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View from Iran: Oil, Black Curse

Interesting viewpoint from the Persian Journal.

However, given Iran’s immense economical and social potential, the fact that petroleum incomes have always formed the kernel of the export revenues is indeed a great shame. Yet, the regime's reluctance, bequeathed from the preceding one, to focus on the country's non-oil potential, is an outright invitation to havoc.

Iran isn't a desert kingdom like Saudi Arabia, where 95% of the country is littered with deserts and only a tiny percentage of the country is arable and inhabitable. Nor can Iran’s unutilised potential can be juxtaposed with a country like Kuwait, whose existence is attributable to petroleum. However, when one investigates the portrait of the foregoing countries’ export records, it will be rather easy to remark on the similarity of their economies: dependence on oil.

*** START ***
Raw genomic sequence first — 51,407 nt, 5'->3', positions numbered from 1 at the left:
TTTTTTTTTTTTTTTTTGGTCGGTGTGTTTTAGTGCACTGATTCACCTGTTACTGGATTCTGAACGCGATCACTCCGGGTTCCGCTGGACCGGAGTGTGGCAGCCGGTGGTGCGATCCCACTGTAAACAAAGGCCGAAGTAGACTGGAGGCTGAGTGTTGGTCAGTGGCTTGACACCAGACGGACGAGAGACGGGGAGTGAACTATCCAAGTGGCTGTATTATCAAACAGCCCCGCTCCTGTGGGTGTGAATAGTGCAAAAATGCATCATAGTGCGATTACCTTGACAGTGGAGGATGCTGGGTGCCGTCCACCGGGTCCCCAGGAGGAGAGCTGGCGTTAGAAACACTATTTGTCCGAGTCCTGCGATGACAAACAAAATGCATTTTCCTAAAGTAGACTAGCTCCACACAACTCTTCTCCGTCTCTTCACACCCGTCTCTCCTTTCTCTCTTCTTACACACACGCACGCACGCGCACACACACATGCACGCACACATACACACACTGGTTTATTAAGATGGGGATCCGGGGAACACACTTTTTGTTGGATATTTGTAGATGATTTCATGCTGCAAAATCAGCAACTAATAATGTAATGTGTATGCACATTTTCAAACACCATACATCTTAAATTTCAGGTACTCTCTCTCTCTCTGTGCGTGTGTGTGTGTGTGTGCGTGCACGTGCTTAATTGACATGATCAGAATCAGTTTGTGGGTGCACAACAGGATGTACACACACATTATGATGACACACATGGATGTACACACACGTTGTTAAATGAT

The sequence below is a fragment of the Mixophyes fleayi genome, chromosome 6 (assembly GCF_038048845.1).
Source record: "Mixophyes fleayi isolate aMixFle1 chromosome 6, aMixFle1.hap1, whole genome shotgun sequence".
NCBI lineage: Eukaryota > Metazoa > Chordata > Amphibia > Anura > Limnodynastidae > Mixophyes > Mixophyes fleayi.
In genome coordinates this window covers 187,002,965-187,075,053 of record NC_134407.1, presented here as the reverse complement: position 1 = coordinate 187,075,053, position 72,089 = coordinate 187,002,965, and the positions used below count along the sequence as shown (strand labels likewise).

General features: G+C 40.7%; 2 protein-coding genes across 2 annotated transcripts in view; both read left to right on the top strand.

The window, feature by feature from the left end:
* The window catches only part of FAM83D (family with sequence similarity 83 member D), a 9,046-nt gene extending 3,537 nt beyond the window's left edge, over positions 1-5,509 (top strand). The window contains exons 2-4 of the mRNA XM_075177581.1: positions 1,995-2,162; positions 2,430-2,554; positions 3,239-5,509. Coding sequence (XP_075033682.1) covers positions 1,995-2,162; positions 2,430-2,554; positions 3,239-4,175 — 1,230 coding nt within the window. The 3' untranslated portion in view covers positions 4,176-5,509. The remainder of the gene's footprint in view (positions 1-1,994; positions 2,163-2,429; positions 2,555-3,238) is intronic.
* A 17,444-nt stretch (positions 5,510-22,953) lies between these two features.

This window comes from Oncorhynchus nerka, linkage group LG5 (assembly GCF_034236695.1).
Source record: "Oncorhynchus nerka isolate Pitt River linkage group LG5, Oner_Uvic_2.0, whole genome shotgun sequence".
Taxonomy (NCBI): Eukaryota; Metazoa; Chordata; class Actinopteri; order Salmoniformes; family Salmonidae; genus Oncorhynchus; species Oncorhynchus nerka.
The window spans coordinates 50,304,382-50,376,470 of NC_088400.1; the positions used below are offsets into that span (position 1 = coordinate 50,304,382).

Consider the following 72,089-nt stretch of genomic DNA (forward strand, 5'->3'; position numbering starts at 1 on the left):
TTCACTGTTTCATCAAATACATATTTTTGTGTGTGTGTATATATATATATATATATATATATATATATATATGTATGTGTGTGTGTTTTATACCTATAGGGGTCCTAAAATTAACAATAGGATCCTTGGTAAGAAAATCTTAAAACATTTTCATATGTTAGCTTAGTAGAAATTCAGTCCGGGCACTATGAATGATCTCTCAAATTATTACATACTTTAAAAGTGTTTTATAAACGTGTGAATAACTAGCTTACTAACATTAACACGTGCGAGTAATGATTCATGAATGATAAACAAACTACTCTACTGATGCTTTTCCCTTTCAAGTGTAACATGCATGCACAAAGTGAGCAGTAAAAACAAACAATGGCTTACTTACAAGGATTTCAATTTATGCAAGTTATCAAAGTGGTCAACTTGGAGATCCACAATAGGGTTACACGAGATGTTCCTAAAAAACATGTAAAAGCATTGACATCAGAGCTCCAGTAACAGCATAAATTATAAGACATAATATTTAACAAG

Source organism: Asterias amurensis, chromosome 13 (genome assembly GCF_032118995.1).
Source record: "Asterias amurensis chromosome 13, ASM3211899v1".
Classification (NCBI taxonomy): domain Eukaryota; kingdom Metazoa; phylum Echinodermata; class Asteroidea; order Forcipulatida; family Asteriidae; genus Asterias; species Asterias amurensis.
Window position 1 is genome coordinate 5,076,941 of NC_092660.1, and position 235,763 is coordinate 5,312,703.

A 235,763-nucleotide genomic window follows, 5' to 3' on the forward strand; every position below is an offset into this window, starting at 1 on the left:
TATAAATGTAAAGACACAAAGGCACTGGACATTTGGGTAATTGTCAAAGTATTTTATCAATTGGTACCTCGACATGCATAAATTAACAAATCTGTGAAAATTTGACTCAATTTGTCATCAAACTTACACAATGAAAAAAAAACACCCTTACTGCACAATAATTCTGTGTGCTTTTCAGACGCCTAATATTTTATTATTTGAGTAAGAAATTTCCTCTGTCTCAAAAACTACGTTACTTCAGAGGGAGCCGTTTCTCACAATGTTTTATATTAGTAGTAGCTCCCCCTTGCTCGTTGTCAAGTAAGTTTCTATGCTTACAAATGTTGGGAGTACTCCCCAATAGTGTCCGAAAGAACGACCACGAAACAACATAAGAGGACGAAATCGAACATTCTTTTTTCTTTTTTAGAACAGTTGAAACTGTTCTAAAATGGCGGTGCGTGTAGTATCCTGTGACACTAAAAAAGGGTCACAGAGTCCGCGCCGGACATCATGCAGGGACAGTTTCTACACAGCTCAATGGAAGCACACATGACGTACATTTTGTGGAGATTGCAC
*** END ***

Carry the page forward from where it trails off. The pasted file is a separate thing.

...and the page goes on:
While Iran’s dependence on petroleum seems to have retarded the true development of industry throughout the entire century, Iran’s neighbour, Turkey, which has always been noted for its bleak economical state, has been aspiring to come up with new ways of encouraging the flow of capital inside the country to help the country's ailing economy. Interesting to say, despite being devoid of petroleum, Turkey’s recent export records, which stood at $37.6 billion comparing to Iran’s $22 billion display the endeavour made by our neighbour trying to stay alive.


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